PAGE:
Parenting Strategies for Common Family Challenges

| April 4, 2017 | 6 Comments

Parenting Strategies for Common Family Challenges

 

Your kid gets sick and suddenly your plans to clean the house, get to work on time, or follow through with some other commitment get derailed. Sound familiar? As parents, we face challenges like this daily. Having children is a blessing. But some days it can have us wondering where we left our car keys, not to mention our sanity. We often look to experienced parents, those with years under their belt, and wonder how they do it. Here’s the advice we rounded up from parenting veterans on how to face common family challenges without losing your cool.

 

Parenting Strategies for Common Family Challenges

fruits and vegetables with walnuts

 

Nutrition and health

Do you have picky eaters that snack all the time? And it’s a struggle to get your kids’ daily nutrition requirements into evening meals? You know they should be eating more leafy greens and nutrient-dense foots… But they tell you they don’t want to. What are you to do?
Here’s a simple solution for you… Stop buying overly processed and sugary snacks. If they aren’t on hand in the snack cupboard, you and they will not be tempted. Have healthy replacements immediately available. Buy fruit. Have veggie sticks in the fridge with tubs of salsa and hummus. A nutritious and popular kid pleaser is the humble peanut butter ball. Add chia seeds, flax seeds, almonds, raisins, and whatever else, and your kid will have a power-packed snack. If they do not care for the healthy snacks you prepare, at least they will work up an appetite for that healthy dinner.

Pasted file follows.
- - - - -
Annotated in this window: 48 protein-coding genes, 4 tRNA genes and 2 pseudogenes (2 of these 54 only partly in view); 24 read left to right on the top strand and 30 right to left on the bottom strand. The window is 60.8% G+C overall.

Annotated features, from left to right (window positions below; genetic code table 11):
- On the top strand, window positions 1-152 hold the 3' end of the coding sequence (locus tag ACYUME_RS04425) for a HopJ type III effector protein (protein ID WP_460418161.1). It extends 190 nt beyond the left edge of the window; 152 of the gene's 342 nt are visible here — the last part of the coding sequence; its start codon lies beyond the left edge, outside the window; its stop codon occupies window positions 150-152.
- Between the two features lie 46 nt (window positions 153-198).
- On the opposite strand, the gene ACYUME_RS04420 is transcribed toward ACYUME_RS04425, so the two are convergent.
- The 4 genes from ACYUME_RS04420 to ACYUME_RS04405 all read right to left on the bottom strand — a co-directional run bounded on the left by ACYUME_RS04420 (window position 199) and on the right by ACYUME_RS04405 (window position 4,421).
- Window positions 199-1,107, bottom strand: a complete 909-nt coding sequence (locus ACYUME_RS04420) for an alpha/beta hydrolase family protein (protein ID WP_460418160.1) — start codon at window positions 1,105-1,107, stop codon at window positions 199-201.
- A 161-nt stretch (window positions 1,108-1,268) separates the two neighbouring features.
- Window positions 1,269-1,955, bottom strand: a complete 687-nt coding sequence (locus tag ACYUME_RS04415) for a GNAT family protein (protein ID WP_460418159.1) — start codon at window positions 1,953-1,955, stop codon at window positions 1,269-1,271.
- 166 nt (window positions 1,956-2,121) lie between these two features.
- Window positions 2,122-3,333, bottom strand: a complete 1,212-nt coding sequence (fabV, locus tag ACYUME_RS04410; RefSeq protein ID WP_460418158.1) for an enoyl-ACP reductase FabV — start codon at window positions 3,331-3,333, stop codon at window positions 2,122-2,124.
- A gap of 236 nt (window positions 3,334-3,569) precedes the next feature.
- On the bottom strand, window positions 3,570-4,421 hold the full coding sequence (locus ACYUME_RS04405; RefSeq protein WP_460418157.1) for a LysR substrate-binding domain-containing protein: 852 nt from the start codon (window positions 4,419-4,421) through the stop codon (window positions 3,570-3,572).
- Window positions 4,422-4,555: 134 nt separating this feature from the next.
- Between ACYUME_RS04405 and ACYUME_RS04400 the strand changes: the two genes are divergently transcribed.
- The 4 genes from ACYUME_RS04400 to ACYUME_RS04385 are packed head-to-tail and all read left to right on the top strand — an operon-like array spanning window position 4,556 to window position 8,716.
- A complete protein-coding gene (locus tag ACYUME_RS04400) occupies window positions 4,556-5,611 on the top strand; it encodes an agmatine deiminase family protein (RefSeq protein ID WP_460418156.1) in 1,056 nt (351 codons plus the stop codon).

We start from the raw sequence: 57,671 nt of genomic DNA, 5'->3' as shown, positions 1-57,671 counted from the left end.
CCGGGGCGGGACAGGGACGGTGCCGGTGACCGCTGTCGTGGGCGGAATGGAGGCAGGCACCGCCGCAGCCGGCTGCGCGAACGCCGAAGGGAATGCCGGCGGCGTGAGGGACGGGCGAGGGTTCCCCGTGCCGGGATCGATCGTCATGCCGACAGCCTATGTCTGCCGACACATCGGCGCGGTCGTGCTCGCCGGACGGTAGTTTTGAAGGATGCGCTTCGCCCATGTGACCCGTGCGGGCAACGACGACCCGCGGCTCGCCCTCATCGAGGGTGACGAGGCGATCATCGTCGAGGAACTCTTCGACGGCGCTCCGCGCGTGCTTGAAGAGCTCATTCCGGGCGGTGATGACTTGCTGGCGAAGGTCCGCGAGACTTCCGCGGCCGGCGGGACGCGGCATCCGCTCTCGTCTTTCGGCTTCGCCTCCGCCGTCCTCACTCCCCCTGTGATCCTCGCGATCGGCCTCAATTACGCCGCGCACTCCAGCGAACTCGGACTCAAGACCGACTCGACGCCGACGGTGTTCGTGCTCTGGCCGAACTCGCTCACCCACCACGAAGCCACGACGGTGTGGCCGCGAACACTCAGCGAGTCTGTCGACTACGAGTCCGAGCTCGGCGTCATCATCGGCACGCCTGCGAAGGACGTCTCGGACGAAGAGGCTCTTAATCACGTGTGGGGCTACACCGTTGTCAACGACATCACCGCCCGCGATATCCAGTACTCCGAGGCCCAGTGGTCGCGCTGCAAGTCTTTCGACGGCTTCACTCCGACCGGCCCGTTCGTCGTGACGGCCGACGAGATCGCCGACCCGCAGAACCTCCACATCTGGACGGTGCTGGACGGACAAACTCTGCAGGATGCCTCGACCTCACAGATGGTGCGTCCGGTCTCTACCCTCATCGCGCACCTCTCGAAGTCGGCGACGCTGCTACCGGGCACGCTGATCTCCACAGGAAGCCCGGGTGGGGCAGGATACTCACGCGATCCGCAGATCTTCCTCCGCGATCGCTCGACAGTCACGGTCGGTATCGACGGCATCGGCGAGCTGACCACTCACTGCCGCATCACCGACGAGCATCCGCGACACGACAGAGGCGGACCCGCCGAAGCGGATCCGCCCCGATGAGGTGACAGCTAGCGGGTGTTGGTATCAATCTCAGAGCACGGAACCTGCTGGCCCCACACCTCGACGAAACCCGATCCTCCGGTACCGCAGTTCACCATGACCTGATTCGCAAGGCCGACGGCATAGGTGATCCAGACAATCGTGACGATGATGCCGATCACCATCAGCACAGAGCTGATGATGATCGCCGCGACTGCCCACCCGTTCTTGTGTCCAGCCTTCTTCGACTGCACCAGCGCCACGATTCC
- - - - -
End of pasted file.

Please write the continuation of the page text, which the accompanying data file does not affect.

Emergencies and accidents

Common child injuries occur daily. Do you know who to call if the injury was a result of someone else’s negligence or medical malpractice? Is your family doctor on speed dial? What about your child’s school? Your spouse’s workplace? Having an emergency list of phone numbers next to your house phone is the first step in being prepared for emergencies as a parent. Many families today use a Smartphone instead of having a house phone. So place these emergency phone numbers in your smartphone’s contact list, and some of these numbers should be in your kids’ phones, too. But also keep this list on the fridge in case an accident should happen while your kids are with a babysitter.

This list should include…

  • Poison control
  • Animal control
  • Doctor / ER
  • Local pharmacy
  • Your kid’s school
  • Your lawyer
  • Neighbor or a friend with a key to your house
  • Your bank
  • Your credit card company
  • Local locksmith
  • Local towing service

Another essential for being emergency-ready? Be sure to have a first aid kit in the house.

Work emergencies

We all want to prioritize our families, but sometimes a work emergency will come up and destroy our best-laid plans. When that happens, play dates, after school classes, and more are left hanging. Then we feel guilty for trying to balance a career and our family lives.

Working parents should create for themselves a support system of people they can call in a pinch. Babysitters, close friends, grandparents, family, kids’ classmates that they can have a playdate with. Daycare centres should not be off the list. Neither should a good neighbour friend. Curate this list frequently and make sure to always follow-up a baby-sitting stint with a heartfelt thank-you accompanied by a gift. Your support system needs nurturing to stay strong. Remember that.